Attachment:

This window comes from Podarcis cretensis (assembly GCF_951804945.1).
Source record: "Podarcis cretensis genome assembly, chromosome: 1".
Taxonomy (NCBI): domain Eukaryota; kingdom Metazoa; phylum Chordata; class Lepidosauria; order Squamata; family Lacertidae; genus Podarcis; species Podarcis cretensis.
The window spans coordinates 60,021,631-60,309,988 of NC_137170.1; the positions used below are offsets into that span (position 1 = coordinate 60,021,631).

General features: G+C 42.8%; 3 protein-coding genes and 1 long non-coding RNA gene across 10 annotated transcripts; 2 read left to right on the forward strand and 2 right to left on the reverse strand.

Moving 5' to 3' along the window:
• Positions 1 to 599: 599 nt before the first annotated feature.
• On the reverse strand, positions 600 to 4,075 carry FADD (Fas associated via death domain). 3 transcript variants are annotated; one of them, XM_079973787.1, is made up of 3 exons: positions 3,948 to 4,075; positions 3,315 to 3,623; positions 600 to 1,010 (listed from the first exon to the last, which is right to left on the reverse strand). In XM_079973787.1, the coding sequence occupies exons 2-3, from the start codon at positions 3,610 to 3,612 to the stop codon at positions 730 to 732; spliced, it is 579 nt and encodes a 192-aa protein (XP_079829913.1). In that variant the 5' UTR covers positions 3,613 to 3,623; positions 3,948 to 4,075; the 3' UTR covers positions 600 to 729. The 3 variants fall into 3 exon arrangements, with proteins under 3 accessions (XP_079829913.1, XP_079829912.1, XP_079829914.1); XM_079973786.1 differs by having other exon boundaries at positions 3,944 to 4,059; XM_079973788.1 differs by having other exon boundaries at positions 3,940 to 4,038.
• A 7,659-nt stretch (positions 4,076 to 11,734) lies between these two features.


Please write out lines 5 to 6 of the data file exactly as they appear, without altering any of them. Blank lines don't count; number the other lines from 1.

General features: G+C 42.8%; 3 protein-coding genes and 1 long non-coding RNA gene across 10 annotated transcripts; 2 read left to right on the forward strand and 2 right to left on the reverse strand.

Moving 5' to 3' along the window: